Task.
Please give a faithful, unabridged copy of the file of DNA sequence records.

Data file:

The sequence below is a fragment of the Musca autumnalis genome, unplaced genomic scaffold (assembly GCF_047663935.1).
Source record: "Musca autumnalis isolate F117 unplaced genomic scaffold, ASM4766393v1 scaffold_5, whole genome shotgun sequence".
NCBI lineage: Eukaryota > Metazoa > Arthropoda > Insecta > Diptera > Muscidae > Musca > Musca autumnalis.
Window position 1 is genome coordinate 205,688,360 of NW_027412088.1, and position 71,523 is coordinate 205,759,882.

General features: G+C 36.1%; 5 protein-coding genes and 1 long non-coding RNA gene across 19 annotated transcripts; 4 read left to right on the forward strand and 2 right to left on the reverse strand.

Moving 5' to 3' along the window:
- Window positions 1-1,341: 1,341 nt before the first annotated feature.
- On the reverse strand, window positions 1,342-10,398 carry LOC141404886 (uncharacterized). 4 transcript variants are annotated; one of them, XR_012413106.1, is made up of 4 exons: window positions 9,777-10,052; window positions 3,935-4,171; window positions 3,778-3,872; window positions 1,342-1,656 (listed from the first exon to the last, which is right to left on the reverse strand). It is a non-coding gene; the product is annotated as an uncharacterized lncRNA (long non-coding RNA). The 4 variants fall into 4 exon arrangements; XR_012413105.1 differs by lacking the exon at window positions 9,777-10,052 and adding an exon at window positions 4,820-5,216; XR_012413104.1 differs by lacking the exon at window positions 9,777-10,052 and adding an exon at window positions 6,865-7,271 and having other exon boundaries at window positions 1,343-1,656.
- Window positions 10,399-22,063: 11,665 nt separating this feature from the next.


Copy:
The sequence below is a fragment of the Musca autumnalis genome, unplaced genomic scaffold (assembly GCF_047663935.1).
Source record: "Musca autumnalis isolate F117 unplaced genomic scaffold, ASM4766393v1 scaffold_5, whole genome shotgun sequence".
NCBI lineage: Eukaryota > Metazoa > Arthropoda > Insecta > Diptera > Muscidae > Musca > Musca autumnalis.
Window position 1 is genome coordinate 205,688,360 of NW_027412088.1, and position 71,523 is coordinate 205,759,882.

General features: G+C 36.1%; 5 protein-coding genes and 1 long non-coding RNA gene across 19 annotated transcripts; 4 read left to right on the forward strand and 2 right to left on the reverse strand.

Moving 5' to 3' along the window:
- Window positions 1-1,341: 1,341 nt before the first annotated feature.
- On the reverse strand, window positions 1,342-10,398 carry LOC141404886 (uncharacterized). 4 transcript variants are annotated; one of them, XR_012413106.1, is made up of 4 exons: window positions 9,777-10,052; window positions 3,935-4,171; window positions 3,778-3,872; window positions 1,342-1,656 (listed from the first exon to the last, which is right to left on the reverse strand). It is a non-coding gene; the product is annotated as an uncharacterized lncRNA (long non-coding RNA). The 4 variants fall into 4 exon arrangements; XR_012413105.1 differs by lacking the exon at window positions 9,777-10,052 and adding an exon at window positions 4,820-5,216; XR_012413104.1 differs by lacking the exon at window positions 9,777-10,052 and adding an exon at window positions 6,865-7,271 and having other exon boundaries at window positions 1,343-1,656.
- Window positions 10,399-22,063: 11,665 nt separating this feature from the next.